It is well known the electricity can be used to fire neurons. But can it be used to inhibit neuronal firing? This is in the context of extracellular stimulation. In extracellular stimulation, it is known that there is a threshold for stimulation and a threshold for damage(electroporation). Is there a threshold in between these two which inhibits neuron firing without any damage? Please provide reference for your answer.

  • 2
    $\begingroup$ Generally it's not appreciated to edit the question such that an exisiting answer becomes obsolete. -1 $\endgroup$
    – AliceD
    Oct 19 '17 at 19:47
  • $\begingroup$ I apologize, but your answer made me realize the incompleteness of my question. Thanks. $\endgroup$
    – azxsw
    Oct 19 '17 at 19:51

Yes, but maybe not how you think.

It is important to recognize that voltages refer to potential differences. When we say the "a cell is at -65mV" for example, we mean "The potential difference across the cell's membrane to the extracellular space is -65mV." When you stimulate electrically, you create a transient electric field, whereby the extracellular space is no longer effectively isopotential.

Let's imagine for the sake of some neuron that this field strength is on the order of 40 mV across the membrane. If this electric field is perpendicular to some neuronal process, the voltage across the membrane will be about -105mV on one side, and -25mV on the other side. The -25mV side is now depolarized enough to open voltage gated sodium channels, and some current is flowing into the cell. Once the shock has passed, positive current will continue to flow through those open channels and open more channels. It doesn't matter much that the other side is transiently at -105mV, all that matters is that you opened a bunch of voltage gated sodium channels which starts a positive feedback loop.

Therefore, transient electrical simulation will almost always be excitatory. There are two exceptions:

1) Neurochemical inhibition. If you excite a particular brain region that is specifically inhabited by inhibitory projection neurons, you will primarily excite those inhibitory cells and therefore cause excitation elsewhere. Of course, in this case, the electrical stimulation itself is still directly exciting cells, they just happen to have inhibitory effects elsewhere.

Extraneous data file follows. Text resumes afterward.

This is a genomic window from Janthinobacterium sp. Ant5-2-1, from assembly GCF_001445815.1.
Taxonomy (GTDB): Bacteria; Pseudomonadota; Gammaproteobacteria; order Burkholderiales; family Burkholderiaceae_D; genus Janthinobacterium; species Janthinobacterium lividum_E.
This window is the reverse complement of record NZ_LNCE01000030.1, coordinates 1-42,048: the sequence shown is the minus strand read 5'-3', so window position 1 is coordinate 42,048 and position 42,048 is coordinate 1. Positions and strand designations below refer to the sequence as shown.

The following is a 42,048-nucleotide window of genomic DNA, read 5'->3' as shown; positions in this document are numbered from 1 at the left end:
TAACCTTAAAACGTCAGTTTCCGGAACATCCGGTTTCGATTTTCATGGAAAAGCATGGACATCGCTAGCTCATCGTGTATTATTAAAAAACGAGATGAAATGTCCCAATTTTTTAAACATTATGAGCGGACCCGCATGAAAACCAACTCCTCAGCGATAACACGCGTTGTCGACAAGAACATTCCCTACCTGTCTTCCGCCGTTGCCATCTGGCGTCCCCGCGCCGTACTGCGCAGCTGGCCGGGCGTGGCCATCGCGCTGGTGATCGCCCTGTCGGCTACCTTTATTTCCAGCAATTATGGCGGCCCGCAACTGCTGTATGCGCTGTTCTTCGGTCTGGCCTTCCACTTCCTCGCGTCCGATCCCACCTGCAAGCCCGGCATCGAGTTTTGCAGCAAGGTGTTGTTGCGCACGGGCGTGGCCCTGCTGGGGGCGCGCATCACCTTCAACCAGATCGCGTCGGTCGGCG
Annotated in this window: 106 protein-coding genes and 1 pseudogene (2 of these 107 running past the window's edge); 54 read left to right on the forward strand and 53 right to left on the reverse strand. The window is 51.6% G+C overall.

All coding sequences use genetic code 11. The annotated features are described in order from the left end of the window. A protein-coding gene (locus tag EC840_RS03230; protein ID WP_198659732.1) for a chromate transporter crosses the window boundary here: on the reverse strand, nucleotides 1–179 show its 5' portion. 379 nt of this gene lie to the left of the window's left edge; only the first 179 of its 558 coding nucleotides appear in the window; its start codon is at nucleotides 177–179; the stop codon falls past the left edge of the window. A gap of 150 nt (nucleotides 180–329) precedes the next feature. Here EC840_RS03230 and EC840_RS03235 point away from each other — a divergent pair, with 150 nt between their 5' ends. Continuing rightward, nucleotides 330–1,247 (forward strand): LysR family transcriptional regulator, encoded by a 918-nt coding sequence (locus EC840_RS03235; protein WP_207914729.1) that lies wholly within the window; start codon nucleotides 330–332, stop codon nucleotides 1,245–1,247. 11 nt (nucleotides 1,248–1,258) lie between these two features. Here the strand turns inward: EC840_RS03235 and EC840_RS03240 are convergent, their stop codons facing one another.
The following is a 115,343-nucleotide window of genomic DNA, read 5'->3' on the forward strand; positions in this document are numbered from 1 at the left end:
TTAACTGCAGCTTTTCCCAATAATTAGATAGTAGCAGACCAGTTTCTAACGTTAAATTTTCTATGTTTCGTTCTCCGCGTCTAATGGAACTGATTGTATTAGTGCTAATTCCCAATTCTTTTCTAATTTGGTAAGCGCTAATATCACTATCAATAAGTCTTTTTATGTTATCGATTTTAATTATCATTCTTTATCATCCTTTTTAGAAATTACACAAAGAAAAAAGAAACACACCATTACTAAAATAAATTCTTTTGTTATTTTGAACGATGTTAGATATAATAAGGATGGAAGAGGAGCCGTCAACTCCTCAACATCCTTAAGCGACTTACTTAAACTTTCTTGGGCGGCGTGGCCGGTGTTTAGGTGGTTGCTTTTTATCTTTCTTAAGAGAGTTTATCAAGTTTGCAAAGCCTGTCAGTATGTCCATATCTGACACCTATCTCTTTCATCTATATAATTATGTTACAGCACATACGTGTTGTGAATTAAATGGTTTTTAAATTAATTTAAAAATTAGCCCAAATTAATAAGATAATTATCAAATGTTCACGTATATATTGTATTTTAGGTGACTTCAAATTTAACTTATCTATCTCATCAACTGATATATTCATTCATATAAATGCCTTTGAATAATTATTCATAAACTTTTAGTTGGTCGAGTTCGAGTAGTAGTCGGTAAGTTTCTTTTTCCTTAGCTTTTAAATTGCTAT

2) Depolarization block. If you continually stimulate the same population of neurons with a high-frequency stimulation, you can put neurons in a state called "depolarization block." Voltage-gated sodium channels have a chance to inactivate whenever they are activated. If you inactivate enough channels, there aren't enough available to produce an action potential. Therefore, if you can keep a cell pretty much constantly depolarized by continually stimulating, you can prevent action potential propagation because too many of the voltage gated channels in the axon initial segment are inactivated.


In practice, focal electrical stimulation of the brain can be used to prevent or abrogate seizures. There is a device marketed for this.

from https://www.scientificamerican.com/article/implant-epilepsy-seizure/

NeuroPace's Responsive Neurostimulation System (RNS), an electrical-stimulation implant with two leads, each containing four electrodes, placed in the brain at the seizure focus. The RNS detects electrical activity that denotes the start of a seizure and delivers direct electrical stimulation to interrupt the activity and normalize the area.

It is not immediately obvious to me why this would work. The linked review describes how this was first observed empirically. My understanding is that the electrical stimulation causes polarization such that the nerve cannot immediately fire again as part of the epileptic focus. Sort of like a counter burn if you are fighting a wildfire.

Sun FT et al. Responsive cortical stimulation for the treatment of epilepsy.Neurotherapeutics. 2008 Jan;5(1):68-74.

In the 1990s, Durand and colleagues demonstrated success in suppressing spontaneous inter- ictal bursts in vitro by providing responsive stimulation directly in the epileptogenic region. Their result sug- gested that the mechanism for suppression is an inhibi- tory polarization caused by the transmembrane currents generated by the applied pulse. These trials in animals laid the groundwork for responsive stimulation therapy for epilepsy.

  • $\begingroup$ My answer explains how this would work - via depolarization block. $\endgroup$
    – Bryan Krause
    Oct 21 '17 at 2:07

Short answer


Long answer

Neuron activity can indeed be inhibited with the correct type of electrical input stimulus.

In fact you can play around with various electrical signalling stimuli yourself, and observe the results not just for a single neuron but the entire network, yourself:


The link above is a simulation environment that tried to emulate neuronal activity based on user defined signalling stimuli. Not only can you inhibit signals, but you can totally control macroscopic behaviors: e.g. excitation of entire regions of a prototypical neuronal pathway.

  • $\begingroup$ Are you referring to injecting current into a cell directly? That isn't what the OP asked. $\endgroup$
    – Bryan Krause
    Jul 18 '18 at 20:29
  • $\begingroup$ Oh my bad... ty $\endgroup$ May 14 '19 at 16:46

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